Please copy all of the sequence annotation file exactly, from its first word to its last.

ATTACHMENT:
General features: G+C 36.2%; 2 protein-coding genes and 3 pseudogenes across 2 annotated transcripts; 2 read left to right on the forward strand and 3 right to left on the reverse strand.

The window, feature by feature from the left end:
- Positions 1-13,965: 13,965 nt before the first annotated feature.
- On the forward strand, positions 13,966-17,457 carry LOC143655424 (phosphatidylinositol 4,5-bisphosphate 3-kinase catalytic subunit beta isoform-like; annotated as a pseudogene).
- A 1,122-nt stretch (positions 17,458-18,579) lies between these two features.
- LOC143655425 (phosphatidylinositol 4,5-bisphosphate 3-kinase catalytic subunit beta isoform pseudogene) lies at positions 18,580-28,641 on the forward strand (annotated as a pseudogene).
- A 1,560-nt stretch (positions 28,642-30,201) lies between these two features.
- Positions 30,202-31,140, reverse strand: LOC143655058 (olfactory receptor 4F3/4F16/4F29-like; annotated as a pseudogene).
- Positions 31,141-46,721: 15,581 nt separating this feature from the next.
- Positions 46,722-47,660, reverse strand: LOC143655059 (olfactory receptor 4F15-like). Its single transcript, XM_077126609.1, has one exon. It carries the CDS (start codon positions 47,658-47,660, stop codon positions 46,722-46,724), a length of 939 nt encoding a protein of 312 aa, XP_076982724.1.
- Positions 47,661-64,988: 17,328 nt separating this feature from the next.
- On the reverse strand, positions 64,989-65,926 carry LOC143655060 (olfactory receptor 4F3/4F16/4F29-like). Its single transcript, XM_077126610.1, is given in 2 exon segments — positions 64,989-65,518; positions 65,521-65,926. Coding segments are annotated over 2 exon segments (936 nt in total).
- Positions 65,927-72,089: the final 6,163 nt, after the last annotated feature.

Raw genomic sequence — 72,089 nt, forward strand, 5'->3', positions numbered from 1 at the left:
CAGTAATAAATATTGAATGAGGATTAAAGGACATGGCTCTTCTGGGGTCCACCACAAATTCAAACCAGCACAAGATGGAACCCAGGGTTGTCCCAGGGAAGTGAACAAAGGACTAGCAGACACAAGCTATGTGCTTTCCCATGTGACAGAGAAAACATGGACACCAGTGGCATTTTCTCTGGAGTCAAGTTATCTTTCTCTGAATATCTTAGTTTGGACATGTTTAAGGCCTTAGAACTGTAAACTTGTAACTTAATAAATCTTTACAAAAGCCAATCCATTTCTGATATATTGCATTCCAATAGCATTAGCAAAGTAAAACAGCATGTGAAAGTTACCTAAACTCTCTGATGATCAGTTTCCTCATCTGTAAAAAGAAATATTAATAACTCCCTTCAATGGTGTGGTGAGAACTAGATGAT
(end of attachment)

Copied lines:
General features: G+C 36.2%; 2 protein-coding genes and 3 pseudogenes across 2 annotated transcripts; 2 read left to right on the forward strand and 3 right to left on the reverse strand.

The window, feature by feature from the left end:
- Positions 1-13,965: 13,965 nt before the first annotated feature.
- On the forward strand, positions 13,966-17,457 carry LOC143655424 (phosphatidylinositol 4,5-bisphosphate 3-kinase catalytic subunit beta isoform-like; annotated as a pseudogene).
- A 1,122-nt stretch (positions 17,458-18,579) lies between these two features.
- LOC143655425 (phosphatidylinositol 4,5-bisphosphate 3-kinase catalytic subunit beta isoform pseudogene) lies at positions 18,580-28,641 on the forward strand (annotated as a pseudogene).
- A 1,560-nt stretch (positions 28,642-30,201) lies between these two features.
- Positions 30,202-31,140, reverse strand: LOC143655058 (olfactory receptor 4F3/4F16/4F29-like; annotated as a pseudogene).
- Positions 31,141-46,721: 15,581 nt separating this feature from the next.
- Positions 46,722-47,660, reverse strand: LOC143655059 (olfactory receptor 4F15-like). Its single transcript, XM_077126609.1, has one exon. It carries the CDS (start codon positions 47,658-47,660, stop codon positions 46,722-46,724), a length of 939 nt encoding a protein of 312 aa, XP_076982724.1.
- Positions 47,661-64,988: 17,328 nt separating this feature from the next.
- On the reverse strand, positions 64,989-65,926 carry LOC143655060 (olfactory receptor 4F3/4F16/4F29-like). Its single transcript, XM_077126610.1, is given in 2 exon segments — positions 64,989-65,518; positions 65,521-65,926. Coding segments are annotated over 2 exon segments (936 nt in total).
- Positions 65,927-72,089: the final 6,163 nt, after the last annotated feature.

Raw genomic sequence — 72,089 nt, forward strand, 5'->3', positions numbered from 1 at the left:
CAGTAATAAATATTGAATGAGGATTAAAGGACATGGCTCTTCTGGGGTCCACCACAAATTCAAACCAGCACAAGATGGAACCCAGGGTTGTCCCAGGGAAGTGAACAAAGGACTAGCAGACACAAGCTATGTGCTTTCCCATGTGACAGAGAAAACATGGACACCAGTGGCATTTTCTCTGGAGTCAAGTTATCTTTCTCTGAATATCTTAGTTTGGACATGTTTAAGGCCTTAGAACTGTAAACTTGTAACTTAATAAATCTTTACAAAAGCCAATCCATTTCTGATATATTGCATTCCAATAGCATTAGCAAAGTAAAACAGCATGTGAAAGTTACCTAAACTCTCTGATGATCAGTTTCCTCATCTGTAAAAAGAAATATTAATAACTCCCTTCAATGGTGTGGTGAGAACTAGATGAT